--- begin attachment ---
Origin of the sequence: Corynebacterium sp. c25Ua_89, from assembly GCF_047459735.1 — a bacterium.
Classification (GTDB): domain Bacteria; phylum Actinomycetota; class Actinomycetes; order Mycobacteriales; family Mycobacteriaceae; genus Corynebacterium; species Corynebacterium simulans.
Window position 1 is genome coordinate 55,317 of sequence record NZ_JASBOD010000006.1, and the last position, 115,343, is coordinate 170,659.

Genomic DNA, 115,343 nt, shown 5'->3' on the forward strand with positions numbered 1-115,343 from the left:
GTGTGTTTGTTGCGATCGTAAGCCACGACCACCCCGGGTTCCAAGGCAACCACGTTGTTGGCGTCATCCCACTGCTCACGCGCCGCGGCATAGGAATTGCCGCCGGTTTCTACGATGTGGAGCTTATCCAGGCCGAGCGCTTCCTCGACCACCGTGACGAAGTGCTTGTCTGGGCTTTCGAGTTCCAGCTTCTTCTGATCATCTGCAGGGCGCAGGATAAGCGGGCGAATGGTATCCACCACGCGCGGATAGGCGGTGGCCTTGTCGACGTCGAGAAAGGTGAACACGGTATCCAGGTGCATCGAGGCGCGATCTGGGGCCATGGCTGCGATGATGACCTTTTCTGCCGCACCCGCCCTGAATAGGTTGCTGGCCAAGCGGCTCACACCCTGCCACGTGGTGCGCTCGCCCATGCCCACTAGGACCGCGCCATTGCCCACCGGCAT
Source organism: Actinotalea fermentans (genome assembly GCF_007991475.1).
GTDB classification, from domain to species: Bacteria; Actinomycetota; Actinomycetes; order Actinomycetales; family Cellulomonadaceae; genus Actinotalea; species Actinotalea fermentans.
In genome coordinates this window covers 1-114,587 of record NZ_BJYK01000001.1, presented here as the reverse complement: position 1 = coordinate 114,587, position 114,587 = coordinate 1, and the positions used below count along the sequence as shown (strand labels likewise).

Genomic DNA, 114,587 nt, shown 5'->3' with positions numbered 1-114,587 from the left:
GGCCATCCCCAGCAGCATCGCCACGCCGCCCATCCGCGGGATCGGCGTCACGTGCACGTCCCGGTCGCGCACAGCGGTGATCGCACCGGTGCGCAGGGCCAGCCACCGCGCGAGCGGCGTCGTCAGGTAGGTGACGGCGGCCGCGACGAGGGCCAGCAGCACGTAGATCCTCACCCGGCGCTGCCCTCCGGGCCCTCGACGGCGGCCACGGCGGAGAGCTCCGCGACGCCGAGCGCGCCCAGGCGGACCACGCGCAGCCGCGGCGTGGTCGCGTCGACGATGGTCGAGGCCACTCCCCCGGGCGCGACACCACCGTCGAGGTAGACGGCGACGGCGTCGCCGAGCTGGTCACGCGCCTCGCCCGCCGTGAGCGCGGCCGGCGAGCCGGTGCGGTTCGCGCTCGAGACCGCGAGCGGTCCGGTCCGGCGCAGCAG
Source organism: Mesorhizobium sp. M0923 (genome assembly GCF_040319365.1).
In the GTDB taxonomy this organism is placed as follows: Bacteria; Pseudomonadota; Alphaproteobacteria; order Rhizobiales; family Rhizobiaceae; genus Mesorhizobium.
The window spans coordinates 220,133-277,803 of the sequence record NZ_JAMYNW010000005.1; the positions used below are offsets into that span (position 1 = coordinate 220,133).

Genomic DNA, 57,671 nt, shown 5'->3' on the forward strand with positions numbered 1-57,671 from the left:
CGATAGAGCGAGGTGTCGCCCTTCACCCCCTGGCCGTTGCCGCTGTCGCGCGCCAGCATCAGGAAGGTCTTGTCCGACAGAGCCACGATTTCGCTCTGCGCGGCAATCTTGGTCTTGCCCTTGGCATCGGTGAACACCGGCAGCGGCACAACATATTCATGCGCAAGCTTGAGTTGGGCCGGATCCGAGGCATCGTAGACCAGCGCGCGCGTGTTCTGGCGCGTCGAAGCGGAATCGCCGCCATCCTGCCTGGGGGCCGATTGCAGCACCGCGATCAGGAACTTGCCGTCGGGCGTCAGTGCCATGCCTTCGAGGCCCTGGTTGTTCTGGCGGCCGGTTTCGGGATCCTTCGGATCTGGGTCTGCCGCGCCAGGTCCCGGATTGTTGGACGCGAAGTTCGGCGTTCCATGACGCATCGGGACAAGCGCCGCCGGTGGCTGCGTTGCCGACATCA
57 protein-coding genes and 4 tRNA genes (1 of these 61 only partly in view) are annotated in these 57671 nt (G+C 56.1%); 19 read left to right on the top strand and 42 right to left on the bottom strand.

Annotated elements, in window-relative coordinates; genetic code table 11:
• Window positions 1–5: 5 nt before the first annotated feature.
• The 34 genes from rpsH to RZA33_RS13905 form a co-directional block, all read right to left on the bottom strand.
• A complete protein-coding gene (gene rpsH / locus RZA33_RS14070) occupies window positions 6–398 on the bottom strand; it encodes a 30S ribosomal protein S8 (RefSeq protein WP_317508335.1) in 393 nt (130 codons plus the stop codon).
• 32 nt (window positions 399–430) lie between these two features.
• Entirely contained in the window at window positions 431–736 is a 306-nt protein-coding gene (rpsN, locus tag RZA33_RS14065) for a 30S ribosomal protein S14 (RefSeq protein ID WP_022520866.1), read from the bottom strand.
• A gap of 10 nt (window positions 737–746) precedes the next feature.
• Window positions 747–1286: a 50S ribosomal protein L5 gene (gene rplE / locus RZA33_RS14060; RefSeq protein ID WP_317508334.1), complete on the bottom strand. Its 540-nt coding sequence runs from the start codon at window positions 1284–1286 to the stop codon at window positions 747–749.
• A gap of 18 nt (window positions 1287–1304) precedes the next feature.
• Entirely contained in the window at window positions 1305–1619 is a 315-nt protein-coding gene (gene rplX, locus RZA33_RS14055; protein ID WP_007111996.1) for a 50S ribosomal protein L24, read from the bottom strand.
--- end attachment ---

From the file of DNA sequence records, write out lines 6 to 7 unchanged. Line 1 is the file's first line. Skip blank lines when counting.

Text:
Source organism: Actinotalea fermentans (genome assembly GCF_007991475.1).
GTDB classification, from domain to species: Bacteria; Actinomycetota; Actinomycetes; order Actinomycetales; family Cellulomonadaceae; genus Actinotalea; species Actinotalea fermentans.